Pet boarding: 10 questions to ask

Angie's List offers advice to pet owners

Published On: Mar 11 2013 01:21:47 PM EDT   Updated On: Mar 04 2013 09:00:29 AM EST

Pet boarding is a service lots of pet parents end up needing. How do you make sure your pet’s needs are handled properly and the experience is safe and appropriate for your pet? Before you spend money and worry, there are some questions to ask staff and things to check with your own eyes.


10 Questions to ask before you board your pet:

  1. Are your facilities a doggie daycare or kennel?  There is a difference in most cases.  Doggie daycares offer more time outside of cages and dogs interact and play together.  Kennels keep dogs inside separate enclosures most of the time and may allow for exercise at scheduled intervals.
  2. Are you a member of the Pet Care Services Association (PCSA)? PCSA members must commit to quality pet care, comply with all applicable laws and ordinances, and follow the PCSA Code of Ethics.
  3. Do you offer cageless options? Most dog owners don’t want their pets cooped up in a cage for extended periods while they’re away.
  4.  If pets are primarily caged, how often are they let out for exercise? It’s likely that your pet will not have the same freedom you allow him or her at home. But it’s important that pets are let out at least a couple of times daily.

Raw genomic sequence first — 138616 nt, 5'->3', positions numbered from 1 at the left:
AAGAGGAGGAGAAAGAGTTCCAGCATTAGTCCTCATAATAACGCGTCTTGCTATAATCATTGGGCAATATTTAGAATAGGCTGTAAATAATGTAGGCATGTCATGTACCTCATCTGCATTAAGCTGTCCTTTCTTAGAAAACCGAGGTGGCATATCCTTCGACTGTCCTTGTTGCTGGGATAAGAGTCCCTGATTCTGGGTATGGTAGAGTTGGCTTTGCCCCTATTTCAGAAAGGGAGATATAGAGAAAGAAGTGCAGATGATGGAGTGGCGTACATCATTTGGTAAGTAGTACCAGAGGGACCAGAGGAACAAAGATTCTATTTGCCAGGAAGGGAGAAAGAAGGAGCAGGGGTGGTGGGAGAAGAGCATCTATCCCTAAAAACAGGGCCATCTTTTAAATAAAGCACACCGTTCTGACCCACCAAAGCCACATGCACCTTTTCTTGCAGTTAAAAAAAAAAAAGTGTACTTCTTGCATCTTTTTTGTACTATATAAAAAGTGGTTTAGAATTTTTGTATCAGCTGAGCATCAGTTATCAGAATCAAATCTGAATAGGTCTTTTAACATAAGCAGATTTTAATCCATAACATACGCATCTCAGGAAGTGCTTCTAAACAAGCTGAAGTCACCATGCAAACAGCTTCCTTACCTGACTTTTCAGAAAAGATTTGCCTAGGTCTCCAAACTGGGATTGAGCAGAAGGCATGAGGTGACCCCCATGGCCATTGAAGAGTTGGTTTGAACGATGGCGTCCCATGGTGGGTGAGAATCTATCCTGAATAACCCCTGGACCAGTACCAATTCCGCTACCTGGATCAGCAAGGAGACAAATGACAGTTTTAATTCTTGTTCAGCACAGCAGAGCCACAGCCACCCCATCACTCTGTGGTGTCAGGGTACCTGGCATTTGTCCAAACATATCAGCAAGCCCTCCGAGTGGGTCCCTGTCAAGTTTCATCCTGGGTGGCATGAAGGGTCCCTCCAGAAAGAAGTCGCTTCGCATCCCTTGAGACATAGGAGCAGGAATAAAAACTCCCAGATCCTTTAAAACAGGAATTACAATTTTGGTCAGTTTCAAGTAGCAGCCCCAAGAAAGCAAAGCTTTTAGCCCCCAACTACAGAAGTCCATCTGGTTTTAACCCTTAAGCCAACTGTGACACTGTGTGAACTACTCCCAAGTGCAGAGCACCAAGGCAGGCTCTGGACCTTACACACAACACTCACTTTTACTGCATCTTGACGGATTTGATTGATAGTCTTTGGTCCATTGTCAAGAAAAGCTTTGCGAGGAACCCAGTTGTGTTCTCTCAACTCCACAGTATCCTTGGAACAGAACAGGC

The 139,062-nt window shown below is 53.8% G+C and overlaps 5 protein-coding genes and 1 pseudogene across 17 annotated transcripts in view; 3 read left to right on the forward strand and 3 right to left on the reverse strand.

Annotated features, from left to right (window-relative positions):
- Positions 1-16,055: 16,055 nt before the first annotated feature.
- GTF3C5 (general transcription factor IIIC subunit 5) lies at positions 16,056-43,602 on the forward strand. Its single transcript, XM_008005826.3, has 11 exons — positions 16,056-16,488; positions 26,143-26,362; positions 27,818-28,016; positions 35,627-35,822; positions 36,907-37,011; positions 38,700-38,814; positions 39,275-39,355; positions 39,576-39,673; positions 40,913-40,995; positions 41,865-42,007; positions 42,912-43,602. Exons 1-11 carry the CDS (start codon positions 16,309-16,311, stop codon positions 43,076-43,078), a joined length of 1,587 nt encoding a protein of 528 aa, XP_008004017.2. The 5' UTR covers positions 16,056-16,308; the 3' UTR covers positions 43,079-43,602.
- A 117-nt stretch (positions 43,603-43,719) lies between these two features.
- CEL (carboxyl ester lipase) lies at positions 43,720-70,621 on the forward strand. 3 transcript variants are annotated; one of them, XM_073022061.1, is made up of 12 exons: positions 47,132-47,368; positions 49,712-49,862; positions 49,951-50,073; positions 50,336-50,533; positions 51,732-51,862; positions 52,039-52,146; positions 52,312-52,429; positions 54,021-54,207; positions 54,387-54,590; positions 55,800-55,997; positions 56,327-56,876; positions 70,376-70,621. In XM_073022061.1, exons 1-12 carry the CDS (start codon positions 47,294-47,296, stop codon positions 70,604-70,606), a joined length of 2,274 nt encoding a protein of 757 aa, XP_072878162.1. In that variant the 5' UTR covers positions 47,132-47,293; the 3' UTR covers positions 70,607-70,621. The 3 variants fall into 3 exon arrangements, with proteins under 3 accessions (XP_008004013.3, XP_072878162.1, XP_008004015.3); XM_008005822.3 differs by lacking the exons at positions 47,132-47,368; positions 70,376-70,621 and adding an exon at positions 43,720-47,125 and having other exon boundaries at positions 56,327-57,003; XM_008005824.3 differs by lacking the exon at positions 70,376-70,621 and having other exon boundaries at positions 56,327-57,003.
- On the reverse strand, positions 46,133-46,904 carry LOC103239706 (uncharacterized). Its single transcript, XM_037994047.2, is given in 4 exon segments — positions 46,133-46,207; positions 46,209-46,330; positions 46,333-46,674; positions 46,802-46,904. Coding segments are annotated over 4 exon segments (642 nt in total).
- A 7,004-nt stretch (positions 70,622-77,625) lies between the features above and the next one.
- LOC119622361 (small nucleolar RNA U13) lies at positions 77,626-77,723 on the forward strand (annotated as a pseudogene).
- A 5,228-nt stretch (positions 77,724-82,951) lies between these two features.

5. Are all the facilities outdoors, or do you have indoor facilities? You don’t want your pets exposed to the elements all the time.
  6. If there are inside facilities, is there climate control? Chances are if your pet stays indoors with you at home, he or she may be used to climate control.
  7. How often are the cages or rooms cleaned? Your pet’s kennel space needs to be cleaned.
  8. How are emergency situations handled? You want to know that the kennel has access to veterinary services and that you’ll be notified if something goes wrong.
  9. Do you have webcam access? You may want to check in on your pet while you’re gone, and webcams allow you to monitor what’s going on.
  10. Are you really for my pet?  Even though a kennel or daycare might seem great to you as a human, keep in mind that animals’ wants and needs are different.  Check if the facility is really catering to you, the pet parent, or to your pet who is the one who really needs care and attention while you are away.


3 Cat-specific questions:

Angie’s List Tips: Choosing a pet boarding facility:

Angie’s List Tips:  Preparing Your Pet for Boarding:

As always, get three estimates; check animal boarding kennel reviews on Angie's List; and verify a kennel's insurance and, if necessary, licensure information before hiring.

4 reasons a boarding facility might not be right for your pet: